The Revolution

Thanks to the e-book revolution, independent writers are now able to reach a broad base of potential readers with little monetary investment. Previously, independent writers had to take a gamble on ordering and paying for X amount of books in the hopes of selling the majority of them. Now, an independent writer with a solid marketing plan can easily sell thousands of books. Independently published authors also avoid getting locked into disadvantageous publishing contracts. There’s no stress over meeting the demands of a contract and earning beyond their advance in order to see additional profit.

The Future

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Marketing Seminar

Self-published authors are so freaking phenomenal that they’re often courted by major publishing houses. That’s right. The much sought after big dogs of publishing are known to reach out to a successfully independently published author because they recognize the writer’s talent and readership. That’s a game changer y’all. Could there actually come a day when major publishing houses only consider working with authors that have previously self published? Along with a query letter and synopsis, will publishing houses also require an independently published author’s sales report? You might think I’m reaching, but I wouldn’t be surprised in the least if it happened in the next five years or so. Remember that you heard it here first!

The Bottom Line

Independent publishers are mavericks. They’re the cowboys of our literary wild west; the intellectual gangsters of the publishing underworld. They’re entrepreneurs, risk takers and optimists. They’re writers that like having options and complete creative control. But most of all, they’re awesome. Anyone who thinks otherwise should probably go take a long walk off a short pier.

What’s your take on self-published books these days? 

Photo credit: Foter / Public Domain Mark 1.0

Photo credit: GetAmbITion / Foter / Creative Commons Attribution-NonCommercial-NoDerivs 2.0 Generic (CC BY-NC-ND 2.0)

Feeling a Little Like Macklemore

Office Worker with Mountain of Paperwork
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So the other day I was scrolling through my newsfeed on Facebook (the absolute definitive source for foot-in-mouth syndrome) and I came across an author avidly defending a tweet in which she compared self-published literature to the slush piles of major publishing houses. This author spewed out about 24 paragraphs on Facebook to explain away a mere 140 characters on Twitter. I’m not here to cast stones, so I won’t reveal her name or go into all the ways I both agree and disagree with her. I will say that I was a little offended. She let the air out of my tires, so to speak. She also got me thinking.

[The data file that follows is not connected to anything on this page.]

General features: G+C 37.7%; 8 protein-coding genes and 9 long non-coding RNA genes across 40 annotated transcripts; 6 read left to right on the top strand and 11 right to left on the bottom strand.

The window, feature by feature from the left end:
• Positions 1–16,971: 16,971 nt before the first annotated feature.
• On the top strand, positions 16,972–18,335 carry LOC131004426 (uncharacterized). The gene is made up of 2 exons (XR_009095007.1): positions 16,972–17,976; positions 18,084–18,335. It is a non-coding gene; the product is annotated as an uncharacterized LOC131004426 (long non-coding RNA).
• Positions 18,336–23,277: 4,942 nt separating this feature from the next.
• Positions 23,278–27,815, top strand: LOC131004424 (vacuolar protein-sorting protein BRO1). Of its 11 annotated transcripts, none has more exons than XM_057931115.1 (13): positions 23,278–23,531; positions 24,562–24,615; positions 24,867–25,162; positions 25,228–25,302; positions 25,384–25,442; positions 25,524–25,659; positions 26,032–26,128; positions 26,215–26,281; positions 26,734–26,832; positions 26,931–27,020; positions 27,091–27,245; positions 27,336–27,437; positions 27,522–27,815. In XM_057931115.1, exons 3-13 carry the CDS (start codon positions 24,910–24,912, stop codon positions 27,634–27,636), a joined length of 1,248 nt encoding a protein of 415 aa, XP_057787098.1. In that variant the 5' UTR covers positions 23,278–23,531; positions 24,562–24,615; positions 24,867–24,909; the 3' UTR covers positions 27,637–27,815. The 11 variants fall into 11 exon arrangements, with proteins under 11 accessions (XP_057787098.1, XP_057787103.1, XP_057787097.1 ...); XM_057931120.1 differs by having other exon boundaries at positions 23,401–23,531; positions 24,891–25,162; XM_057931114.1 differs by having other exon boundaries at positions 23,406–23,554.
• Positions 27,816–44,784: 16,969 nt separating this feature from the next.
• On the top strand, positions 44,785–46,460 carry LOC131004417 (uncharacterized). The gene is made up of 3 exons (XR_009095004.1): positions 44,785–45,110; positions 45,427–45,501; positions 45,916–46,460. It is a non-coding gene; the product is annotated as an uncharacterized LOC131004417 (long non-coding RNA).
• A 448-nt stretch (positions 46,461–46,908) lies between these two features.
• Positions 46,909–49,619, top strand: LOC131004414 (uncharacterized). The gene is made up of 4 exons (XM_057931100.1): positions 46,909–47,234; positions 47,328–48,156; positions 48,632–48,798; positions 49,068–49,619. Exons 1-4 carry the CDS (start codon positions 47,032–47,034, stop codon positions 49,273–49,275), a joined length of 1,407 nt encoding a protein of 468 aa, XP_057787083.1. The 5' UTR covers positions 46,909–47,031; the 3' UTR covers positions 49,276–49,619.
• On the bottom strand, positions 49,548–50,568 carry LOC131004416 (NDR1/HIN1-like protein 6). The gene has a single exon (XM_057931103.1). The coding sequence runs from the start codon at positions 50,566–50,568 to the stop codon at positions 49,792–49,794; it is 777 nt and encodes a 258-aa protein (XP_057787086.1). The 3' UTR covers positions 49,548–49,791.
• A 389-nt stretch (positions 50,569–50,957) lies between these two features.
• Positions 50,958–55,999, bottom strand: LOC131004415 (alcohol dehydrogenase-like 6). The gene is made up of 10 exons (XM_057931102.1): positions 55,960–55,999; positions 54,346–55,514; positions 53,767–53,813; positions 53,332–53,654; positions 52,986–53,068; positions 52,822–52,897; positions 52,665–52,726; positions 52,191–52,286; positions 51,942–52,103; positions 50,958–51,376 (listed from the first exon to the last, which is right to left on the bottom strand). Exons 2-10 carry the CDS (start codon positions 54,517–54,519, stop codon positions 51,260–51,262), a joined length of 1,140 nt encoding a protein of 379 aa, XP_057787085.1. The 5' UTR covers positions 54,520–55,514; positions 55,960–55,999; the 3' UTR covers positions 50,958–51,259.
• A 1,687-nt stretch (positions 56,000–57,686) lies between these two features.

You see, I like to indulge in the fantasy of comparing my own budding self publishing efforts to that  of unsigned musicians. Don’t judge me. I like the idea of emerging as an underground artist having struggled to get my ‘demo’ into the hands of discriminating fans, most of whom obtained it at bass pulsating smoke filled clubs. Independent artists have ‘street cred’. They come up the hard way and they have a fan base that makes the industry labels take notice. Indie artists have more control over their work and the respect of their peers since they’re able to focus more on authenticity and less on commercialization. All that being said, the overall goal is to get signed. Because when you get signed, you have a money machine behind you that’s able to reach far more people than any unsigned artist ever could in clubs across the nation. The difference is that the independent artist doesn’t wait for the labels to give them permission to make music. They make the music, and put it out there to succeed or fail.  Then, if they’re lucky, the labels come to them.

I’m not a musician. Please don’t get that confused. I was just momentarily caught up in an analogy that went on a little longer than I anticipated. But, I’m a writer who’s new to the game. I believe I have something to say that other people need to hear. I believe that what I have to say is relevant whether a major publishing house agrees or not. Self-publishing is changing the publishing industry in ways that have authors, editors, agents and publishers up in arms. Writers now have the privilege of putting their work out there and letting readers decide if they want to see more. Writers also have the responsibility of producing quality work that makes readers ask for more. Publishing power has shifted. More of it belongs to writers, however the majority of it belongs to readers; and that’s exactly how it should be.

Macklemore said it best:

Money, stay on my craft and stick around for those pounds,
But I do that to pass the torch and put on for my town
 Trust me. On my I-N-D-E-P-E-N-D-E-N-T s**t hustler,
Chasing dreams since I was fourteen with the four track bussing
Halfway cross that city with the backpack, fat cat, crushing

Labels out here,
Now they can’t tell me nothing
We give that to the people,
Spread it across the country

So let’s put our pens up like the ceiling can’t hold us.